Republican sources on Capitol Hill told CNN there's a "growing unease that there is no defense" of the President's actions.
"How do you defend the indefensible?" one source told CNN. "We can't defend the substance, all we can do is talk about process."
This is important context, but it's important to point out that Republicans are not saying these things on the record.
House Republicans take control of damage control
CNN's Capitol Hill team reports that there's a fear among Republicans on the Hill is that the White House is not consistent nor organized enough to lead the President's defense.
So congressional Republicans are beginning to coalesce around a strategy aimed at discrediting key witnesses and taking a more confrontational stance against the Democratic-led impeachment process.
Elements of their strategy could be seen in their effort Wednesday to barge in on testimony in a secure room.
They've also got three main talking points, according to the report.
attack on the closed-door process and leaks
criticizing House Intelligence Chairman Adam Schiff personally
arguing that the allegations against Trump don't rise to the level of an impeachable offense
Graham wants Senate vote to condemn House process
Sen. Lindsey Graham proposed a resolution condemning the process of the House impeachment inquiry and called it "dangerous to the future of the presidency" during a press conference on Capitol Hill.
He also said he's "not here to tell you that Donald Trump's done nothing wrong," but that the House needs to change course on process.
Attacking the impeachment process means attacking ... John Boehner
Judge Andrew Napolitano pointed out on on Fox News that he has read the House rules and "as frustrating as it may be to have these hearings going on behind closed doors," the rules allow it.
"When were the rules written last? In January of 2015. And who signed them? John Boehner. And who enacted them? A Republican majority," Napolitano told the Fox hosts.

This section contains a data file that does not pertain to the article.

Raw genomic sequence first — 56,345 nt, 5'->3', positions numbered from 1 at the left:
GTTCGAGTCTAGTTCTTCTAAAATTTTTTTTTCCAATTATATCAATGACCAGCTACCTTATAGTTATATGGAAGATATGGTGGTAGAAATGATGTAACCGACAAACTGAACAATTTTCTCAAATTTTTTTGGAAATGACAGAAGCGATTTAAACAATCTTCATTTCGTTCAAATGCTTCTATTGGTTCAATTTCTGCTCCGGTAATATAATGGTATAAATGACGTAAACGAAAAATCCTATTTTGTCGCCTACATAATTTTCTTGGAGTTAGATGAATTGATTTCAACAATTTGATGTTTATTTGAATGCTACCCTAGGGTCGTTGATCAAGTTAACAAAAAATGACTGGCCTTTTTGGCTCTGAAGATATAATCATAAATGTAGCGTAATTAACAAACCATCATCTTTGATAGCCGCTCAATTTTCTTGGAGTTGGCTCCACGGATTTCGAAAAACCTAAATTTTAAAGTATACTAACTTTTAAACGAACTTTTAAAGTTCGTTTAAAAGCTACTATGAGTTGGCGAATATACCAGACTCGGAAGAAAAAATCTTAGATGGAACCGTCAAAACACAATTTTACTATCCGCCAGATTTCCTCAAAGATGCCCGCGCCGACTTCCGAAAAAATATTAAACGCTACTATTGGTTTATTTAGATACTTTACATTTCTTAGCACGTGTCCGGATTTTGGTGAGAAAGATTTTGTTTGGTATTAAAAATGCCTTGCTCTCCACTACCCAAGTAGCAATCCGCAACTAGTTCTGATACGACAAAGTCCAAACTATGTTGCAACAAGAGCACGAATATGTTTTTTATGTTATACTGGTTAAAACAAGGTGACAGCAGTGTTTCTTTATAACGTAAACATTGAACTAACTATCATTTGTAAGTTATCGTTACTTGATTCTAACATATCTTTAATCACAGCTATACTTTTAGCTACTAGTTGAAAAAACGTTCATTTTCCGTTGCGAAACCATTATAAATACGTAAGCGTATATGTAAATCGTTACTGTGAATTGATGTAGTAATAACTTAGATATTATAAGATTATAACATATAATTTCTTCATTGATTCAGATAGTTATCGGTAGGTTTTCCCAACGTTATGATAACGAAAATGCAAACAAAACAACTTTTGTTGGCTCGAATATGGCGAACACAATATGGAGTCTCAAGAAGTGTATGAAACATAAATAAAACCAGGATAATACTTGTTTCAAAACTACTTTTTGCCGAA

Don't forget China
At CNN's CITIZEN conference in New York, Jim Sciutto asked White House trade adviser Peter Navarro if political investigations about the Bidens have come up during China trade talks. Remember, Trump himself said publicly that he'd consider asking Beijing to investigate Biden.
Navarro declined to respond to the question. Then things got testy.
Here's the latest on the administration's trade negotiations with China.
It's notable that Vice President Mike Pence took a confrontational tone with regard to China during a speech in Washington and also launched broadsides at the NBA, which he said was like "a wholly owned subsidiary" of Beijing.
Working weekends -- The impeachment inquiry will be hearing testimony Saturday from Philip Reeker, a career foreign service officer who tried to help shield then-Ambassador Yovanovitch from conspiracies peddled by conservative media outlets beginning in March.
Trade as leverage -- The Washington Post reports that the White House also delayed a Ukraine trade decision in August, suggesting that more than security funds were held up as Trump sought investigations.
Cancel the subscriptions -- The Wall Street Journal reports Trump will tell all federal agencies to end The New York Times and Washington Post at federal agencies.
Too inept to impeach? -- The Journal also argued, in an op-ed calling for public hearings, that "it may turn out that while Mr. Trump wanted a quid-pro-quo policy ultimatum toward Ukraine, he was too inept to execute it. Impeachment for incompetence would disqualify most of the government, and most Presidents at some point or another in office."
CNN reported last night that Giuliani's Soviet-born associates and Ukraine fixers said they were arrested when they were on their way to set up an interview for Sean Hannity with former Ukraine prosecutor Victor Shokin.
Hunter Biden in Romania? -- NBC reports on Hunter Biden's work in Romania while his father was vice president.
On the podcast
On the Impeachment Watch podcast, CNN national correspondent Athena Jones guest hosts and speaks to Senior Writer and Analyst for CNN Politics Harry Enten about how chaos ensued as Republicans stormed into a secure room to stall the impeachment inquiry. CNN Legal Analyst Elie Honig weighs in by explaining that President Trump's Ukraine dealings may exceed impeachable acts -- he may have committed crimes.
What are we doing here?
The President has invited foreign powers to interfere in the US presidential election.
Democrats want to impeach him for it.
It is a crossroads for the American system of government as the President tries to change what's acceptable for US politicians. This newsletter will focus on this consequential moment in US history.